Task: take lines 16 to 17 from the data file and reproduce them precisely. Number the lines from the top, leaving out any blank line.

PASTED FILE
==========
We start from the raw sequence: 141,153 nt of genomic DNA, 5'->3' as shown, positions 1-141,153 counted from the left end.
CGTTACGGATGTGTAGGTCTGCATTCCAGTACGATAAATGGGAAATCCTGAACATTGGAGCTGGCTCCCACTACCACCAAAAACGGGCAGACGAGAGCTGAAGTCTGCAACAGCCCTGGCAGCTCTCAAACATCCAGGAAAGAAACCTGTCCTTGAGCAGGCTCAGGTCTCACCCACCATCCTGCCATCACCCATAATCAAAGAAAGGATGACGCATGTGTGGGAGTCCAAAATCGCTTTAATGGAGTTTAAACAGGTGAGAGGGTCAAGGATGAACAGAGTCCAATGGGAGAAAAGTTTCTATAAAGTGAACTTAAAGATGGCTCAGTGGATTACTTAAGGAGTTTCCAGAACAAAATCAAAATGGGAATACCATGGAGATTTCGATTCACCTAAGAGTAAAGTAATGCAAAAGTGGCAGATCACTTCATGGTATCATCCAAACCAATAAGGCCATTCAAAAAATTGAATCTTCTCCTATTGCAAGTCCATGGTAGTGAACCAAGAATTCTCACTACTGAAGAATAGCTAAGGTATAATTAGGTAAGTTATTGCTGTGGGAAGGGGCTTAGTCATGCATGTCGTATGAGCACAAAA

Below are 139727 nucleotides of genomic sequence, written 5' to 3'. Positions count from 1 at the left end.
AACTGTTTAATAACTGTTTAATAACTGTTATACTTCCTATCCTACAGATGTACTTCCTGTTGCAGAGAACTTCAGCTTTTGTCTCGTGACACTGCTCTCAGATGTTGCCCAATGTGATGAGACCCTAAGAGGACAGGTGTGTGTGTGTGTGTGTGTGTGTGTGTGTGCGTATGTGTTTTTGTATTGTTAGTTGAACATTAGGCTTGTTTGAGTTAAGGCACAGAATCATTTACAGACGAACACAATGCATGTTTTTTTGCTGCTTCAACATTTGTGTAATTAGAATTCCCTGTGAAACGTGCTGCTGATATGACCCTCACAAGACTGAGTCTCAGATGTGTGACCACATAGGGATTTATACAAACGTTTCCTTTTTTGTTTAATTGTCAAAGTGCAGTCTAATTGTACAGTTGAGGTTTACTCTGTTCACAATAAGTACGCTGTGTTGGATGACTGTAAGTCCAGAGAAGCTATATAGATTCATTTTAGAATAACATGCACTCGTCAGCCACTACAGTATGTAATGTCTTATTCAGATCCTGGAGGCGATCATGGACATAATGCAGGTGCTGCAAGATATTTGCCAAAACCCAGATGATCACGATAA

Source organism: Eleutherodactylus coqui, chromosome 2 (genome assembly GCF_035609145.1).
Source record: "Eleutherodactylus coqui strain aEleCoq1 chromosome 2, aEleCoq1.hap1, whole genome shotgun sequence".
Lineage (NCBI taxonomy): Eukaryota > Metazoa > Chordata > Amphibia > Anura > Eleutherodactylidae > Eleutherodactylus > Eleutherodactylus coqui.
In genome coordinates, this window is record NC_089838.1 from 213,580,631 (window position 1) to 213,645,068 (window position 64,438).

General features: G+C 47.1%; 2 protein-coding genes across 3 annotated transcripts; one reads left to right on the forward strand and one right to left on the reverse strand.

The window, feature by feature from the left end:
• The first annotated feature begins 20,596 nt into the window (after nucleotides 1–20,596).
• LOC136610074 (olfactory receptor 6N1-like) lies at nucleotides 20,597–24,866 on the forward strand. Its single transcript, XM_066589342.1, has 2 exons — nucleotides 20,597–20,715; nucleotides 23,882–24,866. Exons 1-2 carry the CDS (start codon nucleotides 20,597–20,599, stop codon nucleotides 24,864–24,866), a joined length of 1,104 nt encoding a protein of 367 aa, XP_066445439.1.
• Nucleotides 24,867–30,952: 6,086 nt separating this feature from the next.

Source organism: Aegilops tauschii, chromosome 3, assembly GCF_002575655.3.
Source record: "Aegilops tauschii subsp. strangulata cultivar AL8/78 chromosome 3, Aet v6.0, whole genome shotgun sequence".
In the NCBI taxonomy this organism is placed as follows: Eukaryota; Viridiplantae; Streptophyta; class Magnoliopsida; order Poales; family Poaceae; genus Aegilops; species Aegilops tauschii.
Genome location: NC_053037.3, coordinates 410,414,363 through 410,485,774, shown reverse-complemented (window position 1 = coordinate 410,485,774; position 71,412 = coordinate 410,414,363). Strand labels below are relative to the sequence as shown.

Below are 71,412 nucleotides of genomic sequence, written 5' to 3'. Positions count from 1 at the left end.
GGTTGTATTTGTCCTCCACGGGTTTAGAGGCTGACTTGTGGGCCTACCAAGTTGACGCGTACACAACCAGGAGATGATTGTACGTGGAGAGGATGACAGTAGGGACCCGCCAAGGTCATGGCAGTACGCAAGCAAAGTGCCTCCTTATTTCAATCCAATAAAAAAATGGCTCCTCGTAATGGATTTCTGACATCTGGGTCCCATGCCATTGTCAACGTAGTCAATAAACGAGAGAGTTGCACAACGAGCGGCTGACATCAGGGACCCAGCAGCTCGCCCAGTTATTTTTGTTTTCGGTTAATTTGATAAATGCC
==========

In the NCBI taxonomy this organism is placed as follows: Eukaryota; Viridiplantae; Streptophyta; class Magnoliopsida; order Poales; family Poaceae; genus Aegilops; species Aegilops tauschii.
Genome location: NC_053037.3, coordinates 410,414,363 through 410,485,774, shown reverse-complemented (window position 1 = coordinate 410,485,774; position 71,412 = coordinate 410,414,363). Strand labels below are relative to the sequence as shown.